BRUSSELS - The European Parliament on Wednesday approved an accord with Japan that has been dubbed the world’s biggest trade deal, covering economies that represent a third of global GDP.
The agreement will go into effect in February, and has been celebrated as a victory for Europe as a free trade champion in the face of U.S. President Donald Trump’s protectionism and the U.K.’s decision to leave the EU.
“Our economic partnership with Japan — the biggest trade zone ever negotiated — is now very close to becoming a reality,” said EU Trade Commissioner Cecilia Malmstrom.
Talking to AFP before lawmakers voted by 474 votes to 152 to back the deal, Malmstrom called it “a symbol, a signal” and added: “We’re showing that for our part, we’re in favor of open but regulated trade.”
The deal was confirmed even as U.K. Prime Minister Theresa May defended her faltering attempt to negotiate her nation’s orderly departure from the European Union before a boisterous House of Commons.
But, ironically, some EU leaders see the wide-ranging deal they have agreed with far-off Japan as a possible model for future commercial relations with the United Kingdom, once it formally quits the bloc.
“Everything is uncertain with the United Kingdom for the moment, but one day or another we’ll have to negotiate something,” Malmstrom said, predicting that a U.K. deal would “go even further” than Japan’s.
Covering more than 630 million people and economies that add up to around a third of global output, the EU-Japan Economic Partnership Agreement has been under discussion since 2013.
When it goes into effect it will regulate almost all commerce between the Asian giant and the 27 remaining EU economies and, according to Malmstrom, will benefit in particular European farmers.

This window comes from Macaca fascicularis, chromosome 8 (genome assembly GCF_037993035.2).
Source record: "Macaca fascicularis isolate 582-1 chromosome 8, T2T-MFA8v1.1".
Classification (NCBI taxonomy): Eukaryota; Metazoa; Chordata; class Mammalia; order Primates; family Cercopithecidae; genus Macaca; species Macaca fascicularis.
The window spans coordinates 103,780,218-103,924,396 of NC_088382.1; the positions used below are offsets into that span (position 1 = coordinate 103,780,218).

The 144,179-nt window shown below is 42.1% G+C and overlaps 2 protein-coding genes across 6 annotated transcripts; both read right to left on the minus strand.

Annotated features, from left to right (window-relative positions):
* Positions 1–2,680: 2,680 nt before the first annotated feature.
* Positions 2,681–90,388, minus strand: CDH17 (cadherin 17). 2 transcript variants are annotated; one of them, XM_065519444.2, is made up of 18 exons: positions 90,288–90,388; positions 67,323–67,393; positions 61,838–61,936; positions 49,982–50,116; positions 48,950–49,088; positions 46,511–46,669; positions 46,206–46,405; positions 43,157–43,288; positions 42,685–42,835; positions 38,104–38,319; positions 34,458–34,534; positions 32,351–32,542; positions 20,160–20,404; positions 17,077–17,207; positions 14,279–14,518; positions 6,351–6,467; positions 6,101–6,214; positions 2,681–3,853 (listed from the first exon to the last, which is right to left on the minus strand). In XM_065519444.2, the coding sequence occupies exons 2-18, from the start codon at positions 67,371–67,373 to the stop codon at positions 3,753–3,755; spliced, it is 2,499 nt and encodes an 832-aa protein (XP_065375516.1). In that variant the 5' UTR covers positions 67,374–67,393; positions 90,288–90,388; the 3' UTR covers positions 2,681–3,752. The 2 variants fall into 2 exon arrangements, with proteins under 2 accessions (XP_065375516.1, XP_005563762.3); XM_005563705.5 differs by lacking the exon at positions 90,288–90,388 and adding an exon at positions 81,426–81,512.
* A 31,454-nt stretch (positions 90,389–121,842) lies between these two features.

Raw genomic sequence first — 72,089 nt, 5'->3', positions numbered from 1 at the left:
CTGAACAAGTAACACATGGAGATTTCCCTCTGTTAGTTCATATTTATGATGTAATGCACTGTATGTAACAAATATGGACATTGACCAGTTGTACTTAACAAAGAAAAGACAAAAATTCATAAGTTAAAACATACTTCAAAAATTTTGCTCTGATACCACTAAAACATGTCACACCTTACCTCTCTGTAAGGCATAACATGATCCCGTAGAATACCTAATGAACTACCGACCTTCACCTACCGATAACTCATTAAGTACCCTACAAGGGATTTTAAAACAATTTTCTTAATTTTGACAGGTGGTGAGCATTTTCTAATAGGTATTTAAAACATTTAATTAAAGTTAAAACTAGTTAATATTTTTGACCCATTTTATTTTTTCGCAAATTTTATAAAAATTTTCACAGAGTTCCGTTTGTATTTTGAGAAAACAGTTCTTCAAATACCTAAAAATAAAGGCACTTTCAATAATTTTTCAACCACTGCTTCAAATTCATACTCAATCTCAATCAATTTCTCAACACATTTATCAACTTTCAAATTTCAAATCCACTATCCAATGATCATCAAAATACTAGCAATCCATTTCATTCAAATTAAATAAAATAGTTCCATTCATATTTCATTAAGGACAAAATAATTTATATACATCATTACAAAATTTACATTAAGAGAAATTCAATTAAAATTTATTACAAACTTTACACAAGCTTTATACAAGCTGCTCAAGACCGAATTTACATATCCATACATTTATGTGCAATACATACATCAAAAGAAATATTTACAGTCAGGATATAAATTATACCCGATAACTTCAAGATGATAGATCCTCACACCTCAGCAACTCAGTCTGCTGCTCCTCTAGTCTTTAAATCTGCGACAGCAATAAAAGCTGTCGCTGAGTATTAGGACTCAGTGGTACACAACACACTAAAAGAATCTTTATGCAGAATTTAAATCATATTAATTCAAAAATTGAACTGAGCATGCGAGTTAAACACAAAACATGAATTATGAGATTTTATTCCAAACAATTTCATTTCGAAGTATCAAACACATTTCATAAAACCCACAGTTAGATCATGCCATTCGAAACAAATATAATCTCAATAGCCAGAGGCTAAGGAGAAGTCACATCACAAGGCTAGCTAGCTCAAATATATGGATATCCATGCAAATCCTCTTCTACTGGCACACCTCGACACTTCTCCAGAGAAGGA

The pro-business lobby welcomed the deal.
“Approving the EU-Japan EPA, the European Parliament delivers on what business and citizens need in a time of political and economic uncertainty,” said BusinessEurope Director General Markus Beyrer.
“This agreement is projected to increase exports between the two economies by 34 percent for the EU and 29 percent for Japan, liberalizing up to 99 percent of bilateral trade,” he argued.
“The elimination of tariffs will save consumers and importers €1 billion per year in the EU and will support a substantial increase of jobs, maximizing benefits for both companies and citizens.”
Once the accord is fully implemented, some 85 percent of EU farm products will be eligible for tariff free export to Japan, although in some cases this will come after a period of transition.
Customs duties on beef, for example, will be progressively reduced, and rice — a source of national pride in Japan — will be excluded from the deal.
Tokyo has also agreed to recognize more than 200 “geographic signifiers,” allowing iconic European products like Roquefort cheese, Tirolean speck and Polish “Wodka” to protect their brand value.
For their part, the Japanese will win free access to the European automobile market after a multiyear transition period.
In a nod to the environmental and anti-globalist groups who have lobbied against this and other EU trade agreements, it includes chapters on sustainable development and the Paris climate change accord.
This was not enough to appease at least three NGOs — the Foundation for Man and Nature (FNH), the Veblen Institute and Foodwatch — who denounced a deal they said was “negotiated in the shadows.”
“The European Parliament agreed to a trade agreement that damages European democracy,” Lena Blanken of Foodwatch said.
The deal “restricts the legislative authority of the EU and its member states, jeopardizes the European precautionary principle and establishes committees without sufficient democratic control.”
But Malmstrom was unrepentant.
“With or without a deal, we do trade with far off countries. That’s commerce,” she said.
“In the end, it’s consumers who decide,” she said, adding that, while many might prefer to buy locally, Europe would work with Japan to reduce the environmental impact of long-distance shipments.
With the deal, the EU is seeking access to one of the world’s richest markets, while Japan hopes to jump-start an economy that has struggled to find solid growth for more than a decade.